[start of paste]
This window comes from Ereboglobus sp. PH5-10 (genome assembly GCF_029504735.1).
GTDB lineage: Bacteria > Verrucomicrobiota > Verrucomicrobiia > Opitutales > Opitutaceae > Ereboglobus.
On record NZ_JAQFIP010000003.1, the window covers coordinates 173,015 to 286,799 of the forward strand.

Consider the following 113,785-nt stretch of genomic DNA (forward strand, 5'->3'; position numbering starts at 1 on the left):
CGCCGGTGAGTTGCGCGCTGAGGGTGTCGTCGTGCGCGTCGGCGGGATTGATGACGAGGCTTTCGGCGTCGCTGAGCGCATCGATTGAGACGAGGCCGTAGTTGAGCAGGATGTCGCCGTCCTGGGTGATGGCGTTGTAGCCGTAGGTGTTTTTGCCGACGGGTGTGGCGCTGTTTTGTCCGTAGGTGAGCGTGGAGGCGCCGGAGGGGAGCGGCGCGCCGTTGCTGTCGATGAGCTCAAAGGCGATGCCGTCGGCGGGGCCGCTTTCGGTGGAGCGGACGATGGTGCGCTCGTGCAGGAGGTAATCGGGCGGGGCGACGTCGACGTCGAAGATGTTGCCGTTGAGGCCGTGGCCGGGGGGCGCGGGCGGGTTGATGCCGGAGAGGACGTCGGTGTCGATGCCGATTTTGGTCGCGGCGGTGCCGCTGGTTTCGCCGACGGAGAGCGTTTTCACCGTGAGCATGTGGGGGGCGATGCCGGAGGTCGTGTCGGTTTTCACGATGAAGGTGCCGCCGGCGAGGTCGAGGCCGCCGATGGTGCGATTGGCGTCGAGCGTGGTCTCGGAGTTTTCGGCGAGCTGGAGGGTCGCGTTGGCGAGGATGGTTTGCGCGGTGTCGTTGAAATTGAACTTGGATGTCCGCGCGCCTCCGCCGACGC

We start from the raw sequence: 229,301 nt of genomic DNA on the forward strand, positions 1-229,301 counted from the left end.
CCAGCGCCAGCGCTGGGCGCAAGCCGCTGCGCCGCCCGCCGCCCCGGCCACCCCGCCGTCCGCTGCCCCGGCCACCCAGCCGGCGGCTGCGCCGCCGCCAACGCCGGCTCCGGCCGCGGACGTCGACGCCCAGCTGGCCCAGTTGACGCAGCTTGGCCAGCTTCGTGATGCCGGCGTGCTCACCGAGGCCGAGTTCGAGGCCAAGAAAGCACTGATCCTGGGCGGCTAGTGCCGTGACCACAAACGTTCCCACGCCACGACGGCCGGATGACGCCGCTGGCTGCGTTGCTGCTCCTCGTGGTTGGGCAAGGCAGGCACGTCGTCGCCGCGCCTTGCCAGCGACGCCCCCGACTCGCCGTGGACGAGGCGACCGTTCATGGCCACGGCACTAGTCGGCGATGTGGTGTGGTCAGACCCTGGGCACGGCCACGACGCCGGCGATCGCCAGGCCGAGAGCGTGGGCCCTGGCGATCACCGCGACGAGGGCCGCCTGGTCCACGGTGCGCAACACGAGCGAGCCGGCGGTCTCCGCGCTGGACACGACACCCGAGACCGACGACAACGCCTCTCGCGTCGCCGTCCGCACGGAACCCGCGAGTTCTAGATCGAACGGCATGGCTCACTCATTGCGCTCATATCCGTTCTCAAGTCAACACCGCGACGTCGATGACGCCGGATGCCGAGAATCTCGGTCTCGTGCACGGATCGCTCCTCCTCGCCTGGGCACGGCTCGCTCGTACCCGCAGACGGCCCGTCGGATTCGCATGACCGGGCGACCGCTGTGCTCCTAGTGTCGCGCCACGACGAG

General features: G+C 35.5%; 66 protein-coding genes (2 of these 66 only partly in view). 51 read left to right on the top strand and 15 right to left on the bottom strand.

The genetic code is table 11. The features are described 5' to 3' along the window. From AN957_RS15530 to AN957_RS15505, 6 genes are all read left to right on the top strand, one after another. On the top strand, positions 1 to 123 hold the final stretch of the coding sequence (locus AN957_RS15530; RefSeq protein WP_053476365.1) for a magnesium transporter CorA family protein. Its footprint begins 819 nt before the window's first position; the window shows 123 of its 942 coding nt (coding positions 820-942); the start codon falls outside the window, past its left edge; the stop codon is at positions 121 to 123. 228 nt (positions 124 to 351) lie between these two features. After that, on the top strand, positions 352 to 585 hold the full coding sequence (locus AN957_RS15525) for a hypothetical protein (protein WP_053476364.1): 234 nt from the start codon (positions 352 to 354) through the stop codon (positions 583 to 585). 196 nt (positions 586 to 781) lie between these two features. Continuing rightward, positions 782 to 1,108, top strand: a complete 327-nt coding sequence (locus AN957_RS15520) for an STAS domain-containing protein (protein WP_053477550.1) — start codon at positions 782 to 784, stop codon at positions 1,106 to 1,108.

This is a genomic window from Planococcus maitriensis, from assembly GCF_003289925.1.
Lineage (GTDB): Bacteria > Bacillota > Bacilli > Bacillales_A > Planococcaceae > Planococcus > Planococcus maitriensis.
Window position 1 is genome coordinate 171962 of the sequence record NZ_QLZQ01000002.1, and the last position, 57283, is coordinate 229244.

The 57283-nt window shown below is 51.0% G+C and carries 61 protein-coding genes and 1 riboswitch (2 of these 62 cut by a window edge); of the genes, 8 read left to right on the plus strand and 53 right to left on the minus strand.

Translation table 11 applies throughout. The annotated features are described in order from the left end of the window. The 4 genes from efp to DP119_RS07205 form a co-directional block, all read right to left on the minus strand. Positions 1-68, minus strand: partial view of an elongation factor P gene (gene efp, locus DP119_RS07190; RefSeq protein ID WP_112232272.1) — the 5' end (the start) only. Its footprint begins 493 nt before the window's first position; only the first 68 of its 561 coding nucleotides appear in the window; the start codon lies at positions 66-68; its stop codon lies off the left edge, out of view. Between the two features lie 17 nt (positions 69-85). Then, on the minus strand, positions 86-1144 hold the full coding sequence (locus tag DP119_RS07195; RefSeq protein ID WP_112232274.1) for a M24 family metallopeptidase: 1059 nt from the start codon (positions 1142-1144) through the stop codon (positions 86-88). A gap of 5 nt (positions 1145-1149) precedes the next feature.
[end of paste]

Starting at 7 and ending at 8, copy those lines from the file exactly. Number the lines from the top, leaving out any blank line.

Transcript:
CCAGCGCCAGCGCTGGGCGCAAGCCGCTGCGCCGCCCGCCGCCCCGGCCACCCCGCCGTCCGCTGCCCCGGCCACCCAGCCGGCGGCTGCGCCGCCGCCAACGCCGGCTCCGGCCGCGGACGTCGACGCCCAGCTGGCCCAGTTGACGCAGCTTGGCCAGCTTCGTGATGCCGGCGTGCTCACCGAGGCCGAGTTCGAGGCCAAGAAAGCACTGATCCTGGGCGGCTAGTGCCGTGACCACAAACGTTCCCACGCCACGACGGCCGGATGACGCCGCTGGCTGCGTTGCTGCTCCTCGTGGTTGGGCAAGGCAGGCACGTCGTCGCCGCGCCTTGCCAGCGACGCCCCCGACTCGCCGTGGACGAGGCGACCGTTCATGGCCACGGCACTAGTCGGCGATGTGGTGTGGTCAGACCCTGGGCACGGCCACGACGCCGGCGATCGCCAGGCCGAGAGCGTGGGCCCTGGCGATCACCGCGACGAGGGCCGCCTGGTCCACGGTGCGCAACACGAGCGAGCCGGCGGTCTCCGCGCTGGACACGACACCCGAGACCGACGACAACGCCTCTCGCGTCGCCGTCCGCACGGAACCCGCGAGTTCTAGATCGAACGGCATGGCTCACTCATTGCGCTCATATCCGTTCTCAAGTCAACACCGCGACGTCGATGACGCCGGATGCCGAGAATCTCGGTCTCGTGCACGGATCGCTCCTCCTCGCCTGGGCACGGCTCGCTCGTACCCGCAGACGGCCCGTCGGATTCGCATGACCGGGCGACCGCTGTGCTCCTAGTGTCGCGCCACGACGAG

General features: G+C 35.5%; 66 protein-coding genes (2 of these 66 only partly in view). 51 read left to right on the top strand and 15 right to left on the bottom strand.